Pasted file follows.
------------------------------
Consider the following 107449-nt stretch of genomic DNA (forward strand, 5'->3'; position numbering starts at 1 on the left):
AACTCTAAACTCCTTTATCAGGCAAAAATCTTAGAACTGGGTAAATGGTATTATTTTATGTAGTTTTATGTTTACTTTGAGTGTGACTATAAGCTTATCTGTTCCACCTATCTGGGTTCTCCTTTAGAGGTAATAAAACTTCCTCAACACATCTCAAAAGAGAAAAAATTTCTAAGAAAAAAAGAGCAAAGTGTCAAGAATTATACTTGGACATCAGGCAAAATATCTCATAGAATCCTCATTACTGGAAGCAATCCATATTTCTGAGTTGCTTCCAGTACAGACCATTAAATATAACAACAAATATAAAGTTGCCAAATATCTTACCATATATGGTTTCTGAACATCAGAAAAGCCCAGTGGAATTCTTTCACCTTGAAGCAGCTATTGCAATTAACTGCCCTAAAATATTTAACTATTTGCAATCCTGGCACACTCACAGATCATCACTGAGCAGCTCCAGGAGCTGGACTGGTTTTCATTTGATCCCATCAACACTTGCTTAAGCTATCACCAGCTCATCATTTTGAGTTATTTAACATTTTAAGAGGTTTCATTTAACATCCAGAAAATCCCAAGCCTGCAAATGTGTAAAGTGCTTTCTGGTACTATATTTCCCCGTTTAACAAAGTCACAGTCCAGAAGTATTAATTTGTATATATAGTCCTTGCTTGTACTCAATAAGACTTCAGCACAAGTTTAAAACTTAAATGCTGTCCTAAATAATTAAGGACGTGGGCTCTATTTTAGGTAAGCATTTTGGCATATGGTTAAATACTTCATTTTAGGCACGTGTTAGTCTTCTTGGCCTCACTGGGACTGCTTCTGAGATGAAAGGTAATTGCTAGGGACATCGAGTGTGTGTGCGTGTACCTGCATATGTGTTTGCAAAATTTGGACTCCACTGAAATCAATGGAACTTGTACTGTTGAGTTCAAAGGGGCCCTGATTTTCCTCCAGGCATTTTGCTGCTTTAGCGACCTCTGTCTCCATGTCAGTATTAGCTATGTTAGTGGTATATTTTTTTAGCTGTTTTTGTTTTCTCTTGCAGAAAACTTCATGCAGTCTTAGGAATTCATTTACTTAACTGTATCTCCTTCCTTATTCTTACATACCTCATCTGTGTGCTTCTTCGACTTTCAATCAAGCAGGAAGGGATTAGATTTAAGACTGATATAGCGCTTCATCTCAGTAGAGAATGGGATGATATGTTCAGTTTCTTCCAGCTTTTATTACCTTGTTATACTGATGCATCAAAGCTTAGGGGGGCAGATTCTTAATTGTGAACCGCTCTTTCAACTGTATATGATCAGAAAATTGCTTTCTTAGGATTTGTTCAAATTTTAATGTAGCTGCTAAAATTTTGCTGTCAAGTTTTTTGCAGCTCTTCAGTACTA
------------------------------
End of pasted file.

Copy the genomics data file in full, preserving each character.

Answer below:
Consider the following 107449-nt stretch of genomic DNA (forward strand, 5'->3'; position numbering starts at 1 on the left):
AACTCTAAACTCCTTTATCAGGCAAAAATCTTAGAACTGGGTAAATGGTATTATTTTATGTAGTTTTATGTTTACTTTGAGTGTGACTATAAGCTTATCTGTTCCACCTATCTGGGTTCTCCTTTAGAGGTAATAAAACTTCCTCAACACATCTCAAAAGAGAAAAAATTTCTAAGAAAAAAAGAGCAAAGTGTCAAGAATTATACTTGGACATCAGGCAAAATATCTCATAGAATCCTCATTACTGGAAGCAATCCATATTTCTGAGTTGCTTCCAGTACAGACCATTAAATATAACAACAAATATAAAGTTGCCAAATATCTTACCATATATGGTTTCTGAACATCAGAAAAGCCCAGTGGAATTCTTTCACCTTGAAGCAGCTATTGCAATTAACTGCCCTAAAATATTTAACTATTTGCAATCCTGGCACACTCACAGATCATCACTGAGCAGCTCCAGGAGCTGGACTGGTTTTCATTTGATCCCATCAACACTTGCTTAAGCTATCACCAGCTCATCATTTTGAGTTATTTAACATTTTAAGAGGTTTCATTTAACATCCAGAAAATCCCAAGCCTGCAAATGTGTAAAGTGCTTTCTGGTACTATATTTCCCCGTTTAACAAAGTCACAGTCCAGAAGTATTAATTTGTATATATAGTCCTTGCTTGTACTCAATAAGACTTCAGCACAAGTTTAAAACTTAAATGCTGTCCTAAATAATTAAGGACGTGGGCTCTATTTTAGGTAAGCATTTTGGCATATGGTTAAATACTTCATTTTAGGCACGTGTTAGTCTTCTTGGCCTCACTGGGACTGCTTCTGAGATGAAAGGTAATTGCTAGGGACATCGAGTGTGTGTGCGTGTACCTGCATATGTGTTTGCAAAATTTGGACTCCACTGAAATCAATGGAACTTGTACTGTTGAGTTCAAAGGGGCCCTGATTTTCCTCCAGGCATTTTGCTGCTTTAGCGACCTCTGTCTCCATGTCAGTATTAGCTATGTTAGTGGTATATTTTTTTAGCTGTTTTTGTTTTCTCTTGCAGAAAACTTCATGCAGTCTTAGGAATTCATTTACTTAACTGTATCTCCTTCCTTATTCTTACATACCTCATCTGTGTGCTTCTTCGACTTTCAATCAAGCAGGAAGGGATTAGATTTAAGACTGATATAGCGCTTCATCTCAGTAGAGAATGGGATGATATGTTCAGTTTCTTCCAGCTTTTATTACCTTGTTATACTGATGCATCAAAGCTTAGGGGGGCAGATTCTTAATTGTGAACCGCTCTTTCAACTGTATATGATCAGAAAATTGCTTTCTTAGGATTTGTTCAAATTTTAATGTAGCTGCTAAAATTTTGCTGTCAAGTTTTTTGCAGCTCTTCAGTACTA